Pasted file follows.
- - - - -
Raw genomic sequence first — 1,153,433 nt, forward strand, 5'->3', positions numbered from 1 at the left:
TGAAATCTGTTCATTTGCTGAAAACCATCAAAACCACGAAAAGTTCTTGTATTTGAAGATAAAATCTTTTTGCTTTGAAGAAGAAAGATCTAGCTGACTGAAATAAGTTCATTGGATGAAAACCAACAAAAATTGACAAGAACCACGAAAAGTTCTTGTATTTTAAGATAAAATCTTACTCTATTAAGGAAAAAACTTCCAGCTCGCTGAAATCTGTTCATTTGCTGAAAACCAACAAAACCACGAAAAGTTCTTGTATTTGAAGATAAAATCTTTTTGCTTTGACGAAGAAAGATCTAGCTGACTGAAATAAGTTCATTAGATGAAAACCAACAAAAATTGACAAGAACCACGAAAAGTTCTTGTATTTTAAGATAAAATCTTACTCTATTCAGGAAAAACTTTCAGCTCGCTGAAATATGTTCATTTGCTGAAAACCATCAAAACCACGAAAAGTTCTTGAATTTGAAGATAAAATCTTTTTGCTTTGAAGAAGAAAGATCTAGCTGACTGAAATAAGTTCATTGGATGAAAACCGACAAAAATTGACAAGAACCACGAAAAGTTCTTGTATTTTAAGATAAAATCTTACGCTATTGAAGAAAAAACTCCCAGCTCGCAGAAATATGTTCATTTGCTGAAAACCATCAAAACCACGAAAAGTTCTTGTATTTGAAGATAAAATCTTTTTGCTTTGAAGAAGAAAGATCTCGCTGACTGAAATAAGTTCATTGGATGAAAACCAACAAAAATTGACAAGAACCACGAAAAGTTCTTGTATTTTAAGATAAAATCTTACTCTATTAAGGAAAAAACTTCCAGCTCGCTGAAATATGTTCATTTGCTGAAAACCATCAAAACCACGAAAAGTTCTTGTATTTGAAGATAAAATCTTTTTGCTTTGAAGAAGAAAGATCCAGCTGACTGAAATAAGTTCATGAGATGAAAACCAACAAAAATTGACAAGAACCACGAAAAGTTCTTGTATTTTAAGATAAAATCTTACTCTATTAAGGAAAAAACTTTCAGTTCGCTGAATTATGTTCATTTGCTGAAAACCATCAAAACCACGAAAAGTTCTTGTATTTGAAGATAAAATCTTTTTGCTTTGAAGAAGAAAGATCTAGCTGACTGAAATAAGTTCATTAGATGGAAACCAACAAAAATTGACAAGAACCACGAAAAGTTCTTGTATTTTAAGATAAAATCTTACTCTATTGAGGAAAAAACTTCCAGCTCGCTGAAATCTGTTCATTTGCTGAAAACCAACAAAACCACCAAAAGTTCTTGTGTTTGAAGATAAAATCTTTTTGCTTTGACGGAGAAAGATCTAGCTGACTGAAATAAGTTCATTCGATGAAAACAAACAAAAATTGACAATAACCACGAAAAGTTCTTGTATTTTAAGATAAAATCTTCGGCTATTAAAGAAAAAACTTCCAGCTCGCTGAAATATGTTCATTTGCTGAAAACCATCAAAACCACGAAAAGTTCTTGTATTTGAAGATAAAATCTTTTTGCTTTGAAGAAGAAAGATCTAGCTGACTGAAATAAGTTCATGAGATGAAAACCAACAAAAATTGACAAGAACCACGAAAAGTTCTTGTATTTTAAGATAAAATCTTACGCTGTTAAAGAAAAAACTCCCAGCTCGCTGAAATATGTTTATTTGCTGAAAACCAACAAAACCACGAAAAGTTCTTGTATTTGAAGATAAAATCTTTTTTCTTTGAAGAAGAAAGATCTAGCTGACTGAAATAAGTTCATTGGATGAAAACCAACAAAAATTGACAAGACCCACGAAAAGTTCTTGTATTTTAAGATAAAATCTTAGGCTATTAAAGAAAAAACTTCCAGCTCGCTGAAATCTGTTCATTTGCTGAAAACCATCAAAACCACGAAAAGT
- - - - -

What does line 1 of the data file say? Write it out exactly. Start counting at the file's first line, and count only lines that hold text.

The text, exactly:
Raw genomic sequence first — 1,153,433 nt, forward strand, 5'->3', positions numbered from 1 at the left: